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............."Oh, the gallant fisher's life, It is the best of any 'Tis full of pleasure, void of strife, And 'tis beloved of many." ..........[Piscator's Song, "The Compleat Angler" by Izaak Walton] "The fishers also shall mourn,and all they that cast angle into the brooks shall lament, and they that spread nets upon the waters shall languish." [Isaiah XIX:8]

Wednesday, January 20, 2010

Of the Ones That Got Away and of the Perseverance of the Saints

OF TROUT: It dawned on me today that some of my most memorable trout are the ones that got away. Specifically, three fish hooked on three different streams come to mind. The first may well be the most memorable of all.

It all began back in the 1950s when I was a toddler and my dad, unbeknownst to me, had taken a fly tying course at the local YMCA from George Harvey, the premiere Penn State fly fishing authority. But Dad quickly thereafter abandoned the craft for other kinds of fishing. For some reason, however, he kept his fly tying vice and thread and hooks, mostly unused, and a copy of Harvey's A Simplified Course in Fly Tying, stashed away in an old black suitcase. Years later as a child I discovered that case and would from time to time pull it out and ponder someday taking up fly tying and fly fishing. And I can still remember at about the age of ten the absolute excitement of picking out and buying with my own money my first fly rod, a seven-foot Eagle Claw, at the old Ace Auto store in downtown Washington, PA.

Well, finally that day came when I tackled my first clumsy attempts at tying a fly--a cork bass popper. At least it stuck to the hook and with a little green paint and deer hair legs it kind of looked like a frog. I can't recall ever catching anything on it, but I was hooked.

Number 1: The first memorable trout that got away came some years later on a tiny cork bug that I had duplicated on Dad's vice from an issue of Outdoor Life. Perhaps it wasn't fly tying in the classic sense with feathers and all, but it was fairly simple and the pictures of the fellow having a field day on the trout of Pennsylvania was good enough for me. I tied up a handful and waited eagerly for the day when I could actually try them out. I shall never forget the day that Dad took me to Dunbar Creek, and standing on the shore and flipping that cork bug into the middle of a deep still pool, and having the most extraordinary sensation of watching that trout, well over a foot long, come out of nowhere to rise and suck in that bug. And then to feverishly raise my rod tip and know it was hooked--the fight was on. After several minutes I had worked the trout to the edge of the stream, ready to lift him out, and swoosh....he was gone.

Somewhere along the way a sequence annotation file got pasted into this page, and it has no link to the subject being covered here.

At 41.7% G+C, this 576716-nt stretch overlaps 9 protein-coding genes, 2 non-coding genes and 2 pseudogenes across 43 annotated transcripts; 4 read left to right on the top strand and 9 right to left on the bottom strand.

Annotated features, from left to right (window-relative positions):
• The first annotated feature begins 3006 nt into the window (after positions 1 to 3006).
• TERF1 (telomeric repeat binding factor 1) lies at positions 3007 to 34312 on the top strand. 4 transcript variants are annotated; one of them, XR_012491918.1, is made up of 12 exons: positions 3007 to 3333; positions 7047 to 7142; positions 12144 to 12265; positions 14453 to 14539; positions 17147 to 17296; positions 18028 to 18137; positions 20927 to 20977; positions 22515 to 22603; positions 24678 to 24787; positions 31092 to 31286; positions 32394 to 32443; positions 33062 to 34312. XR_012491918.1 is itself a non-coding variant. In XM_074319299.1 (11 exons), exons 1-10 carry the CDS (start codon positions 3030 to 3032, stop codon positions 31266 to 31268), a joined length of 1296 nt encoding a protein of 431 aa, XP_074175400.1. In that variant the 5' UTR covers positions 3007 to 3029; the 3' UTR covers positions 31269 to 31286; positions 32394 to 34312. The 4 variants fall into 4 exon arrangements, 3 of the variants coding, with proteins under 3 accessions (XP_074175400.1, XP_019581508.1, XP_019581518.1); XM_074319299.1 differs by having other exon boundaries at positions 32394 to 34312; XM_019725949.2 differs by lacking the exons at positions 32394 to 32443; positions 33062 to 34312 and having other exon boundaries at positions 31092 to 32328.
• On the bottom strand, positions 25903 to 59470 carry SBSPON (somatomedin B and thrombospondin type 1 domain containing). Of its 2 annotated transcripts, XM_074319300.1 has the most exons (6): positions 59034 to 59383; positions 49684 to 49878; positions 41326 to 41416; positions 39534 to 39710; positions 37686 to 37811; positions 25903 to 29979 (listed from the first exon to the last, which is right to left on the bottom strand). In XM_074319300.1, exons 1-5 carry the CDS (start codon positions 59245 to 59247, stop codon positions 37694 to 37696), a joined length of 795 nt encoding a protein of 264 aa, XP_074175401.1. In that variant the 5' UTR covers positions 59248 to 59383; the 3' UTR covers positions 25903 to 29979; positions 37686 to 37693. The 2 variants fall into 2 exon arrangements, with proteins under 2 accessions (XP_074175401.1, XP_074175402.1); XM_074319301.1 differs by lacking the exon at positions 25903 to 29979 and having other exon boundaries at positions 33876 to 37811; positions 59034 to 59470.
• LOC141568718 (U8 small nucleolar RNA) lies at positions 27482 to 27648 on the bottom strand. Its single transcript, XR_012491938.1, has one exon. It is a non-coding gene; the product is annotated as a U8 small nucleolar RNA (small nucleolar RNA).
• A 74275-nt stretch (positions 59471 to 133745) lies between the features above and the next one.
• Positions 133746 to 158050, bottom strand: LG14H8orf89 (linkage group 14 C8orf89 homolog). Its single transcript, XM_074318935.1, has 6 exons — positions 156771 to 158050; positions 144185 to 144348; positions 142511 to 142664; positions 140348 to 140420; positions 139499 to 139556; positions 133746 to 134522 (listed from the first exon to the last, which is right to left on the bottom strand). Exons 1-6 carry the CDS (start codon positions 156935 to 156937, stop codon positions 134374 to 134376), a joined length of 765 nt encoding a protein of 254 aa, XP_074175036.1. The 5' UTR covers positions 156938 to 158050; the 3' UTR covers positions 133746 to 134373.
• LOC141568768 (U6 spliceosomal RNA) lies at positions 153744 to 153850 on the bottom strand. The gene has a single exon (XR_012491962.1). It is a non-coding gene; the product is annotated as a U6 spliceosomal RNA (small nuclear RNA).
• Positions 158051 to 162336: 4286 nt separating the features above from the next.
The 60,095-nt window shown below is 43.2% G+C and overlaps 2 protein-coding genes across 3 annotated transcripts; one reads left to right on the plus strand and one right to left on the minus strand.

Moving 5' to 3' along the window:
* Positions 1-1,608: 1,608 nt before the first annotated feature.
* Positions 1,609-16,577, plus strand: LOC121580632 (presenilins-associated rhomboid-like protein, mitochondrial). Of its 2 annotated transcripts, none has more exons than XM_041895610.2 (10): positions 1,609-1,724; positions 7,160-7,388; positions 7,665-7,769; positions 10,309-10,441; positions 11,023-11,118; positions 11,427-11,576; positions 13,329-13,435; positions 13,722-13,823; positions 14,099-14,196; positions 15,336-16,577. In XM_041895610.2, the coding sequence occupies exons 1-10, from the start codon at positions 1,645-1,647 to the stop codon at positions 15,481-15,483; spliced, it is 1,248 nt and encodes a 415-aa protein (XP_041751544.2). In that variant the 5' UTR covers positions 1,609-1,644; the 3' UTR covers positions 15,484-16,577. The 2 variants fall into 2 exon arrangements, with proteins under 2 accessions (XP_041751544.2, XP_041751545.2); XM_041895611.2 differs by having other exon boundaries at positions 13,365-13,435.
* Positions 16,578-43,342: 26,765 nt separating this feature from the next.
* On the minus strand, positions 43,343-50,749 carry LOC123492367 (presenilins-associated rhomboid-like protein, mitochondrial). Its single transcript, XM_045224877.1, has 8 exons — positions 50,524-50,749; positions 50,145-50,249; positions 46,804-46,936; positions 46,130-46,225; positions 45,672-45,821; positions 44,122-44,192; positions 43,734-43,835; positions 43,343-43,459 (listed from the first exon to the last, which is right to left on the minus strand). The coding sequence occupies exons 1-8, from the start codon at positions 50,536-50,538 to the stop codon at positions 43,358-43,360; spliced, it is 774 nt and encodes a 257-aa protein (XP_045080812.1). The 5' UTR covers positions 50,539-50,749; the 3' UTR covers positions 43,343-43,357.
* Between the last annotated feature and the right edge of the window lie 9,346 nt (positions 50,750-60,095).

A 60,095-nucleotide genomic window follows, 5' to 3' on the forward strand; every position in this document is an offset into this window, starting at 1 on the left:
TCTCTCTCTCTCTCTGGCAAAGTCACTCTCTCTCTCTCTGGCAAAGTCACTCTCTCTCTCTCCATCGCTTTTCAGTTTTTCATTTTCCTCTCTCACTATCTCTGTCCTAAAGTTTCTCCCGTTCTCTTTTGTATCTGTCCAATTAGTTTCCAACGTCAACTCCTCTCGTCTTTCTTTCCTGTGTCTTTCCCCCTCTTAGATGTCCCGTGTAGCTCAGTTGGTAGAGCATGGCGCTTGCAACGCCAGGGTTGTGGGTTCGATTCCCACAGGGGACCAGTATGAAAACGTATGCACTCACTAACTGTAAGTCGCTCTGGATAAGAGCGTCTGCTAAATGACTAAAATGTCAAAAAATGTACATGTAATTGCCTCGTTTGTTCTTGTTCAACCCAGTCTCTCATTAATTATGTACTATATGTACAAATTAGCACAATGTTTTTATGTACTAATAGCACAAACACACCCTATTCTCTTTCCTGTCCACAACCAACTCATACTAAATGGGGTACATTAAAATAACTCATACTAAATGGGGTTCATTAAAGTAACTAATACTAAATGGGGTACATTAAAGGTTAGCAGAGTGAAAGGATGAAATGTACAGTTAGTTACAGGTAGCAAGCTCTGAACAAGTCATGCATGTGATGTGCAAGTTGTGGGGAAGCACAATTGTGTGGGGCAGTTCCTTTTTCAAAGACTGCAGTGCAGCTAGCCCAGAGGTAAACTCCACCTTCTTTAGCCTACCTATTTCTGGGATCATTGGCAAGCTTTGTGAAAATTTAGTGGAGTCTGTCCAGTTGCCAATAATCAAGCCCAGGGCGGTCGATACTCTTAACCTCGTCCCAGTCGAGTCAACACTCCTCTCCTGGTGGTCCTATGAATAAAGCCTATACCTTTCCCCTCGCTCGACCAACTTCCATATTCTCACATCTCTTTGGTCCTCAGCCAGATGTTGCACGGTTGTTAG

Number 2: Fishing for the first time in Colorado on a family vacation, wading in the Arkansas River upstream from Salida. My son-in-law for several days had been having a terrific time with his spinning rod catching and releasing brown trout of immense proportions, in my humble estimation. Did I tell you that I have never really been a very good fisherman? Well, let's just say I had not caught a one in the Arkansas. This was fly fishing a major trout river, a first for me, and I was obviously having trouble picking the right fly and fishing it in the right way. I was at least a little disappointed. I decided to tie on a Mickey Finn, a brightly colored streamer, casted it upstream and drifted it down in the edge of a deep current. And bam, a take! After several breathless minutes of the fight I finally saw this enormous brown trout ripping through the water with my fly in its mouth. Upstream, downstream, upstream! Around my feet, then gone again. Time and again I sought to get the net in just the right position. So close, then, with a final tug, the line went limp and the trout disappeared into the deep.

Number 3: Again fishing with my son-in-law--this time we were fishing in southwest North Carolina on Big Snowbird Creek, a nice size stream, but the water was running high and murky from recent rains. Neither of us were having much success, but I was glued to a particular deep hole that had several pockets, runs, submerged logs and boulders. Surely there had to be a trout lurking somewhere. Cast after cast--nothing, not even the slightest strike. I had to have been there nearly a couple of hours but who is counting time when you're fishing. This angle and that--nothing.

Finally, I cast across the current to the far bank where the exposed roots of a tree jutted out into a swirl that paused only a second or two before swept away in a rush. The current would pull the line away quickly, so it was only possible to drop the fly in the swirl in the hopes of enticing a trout that might have been taking refuge under the bank under the roots. It worked. The Black-nosed Dace hit the water, sunk a few inches, and swoosh--out rushed the trout, grabbed the fly, and immediately sought to retreat to his lair. Somehow I was able to bring him out into the current where the combination of the force of the water and the strength of a nice-sized fish again made the landing difficult. It went on for several minutes. But once again, alas, he was gone and so was the flex of the fly rod. It was over. I could only lean back against a larger boulder and sigh. Unbeknownst to me my son-in-law from behind had witnessed most of the ordeal.

The ones that got away. Did I really catch them? Well, yes and no. In the end, they got away. So near and yet so far....Well, enough about trout. What about men?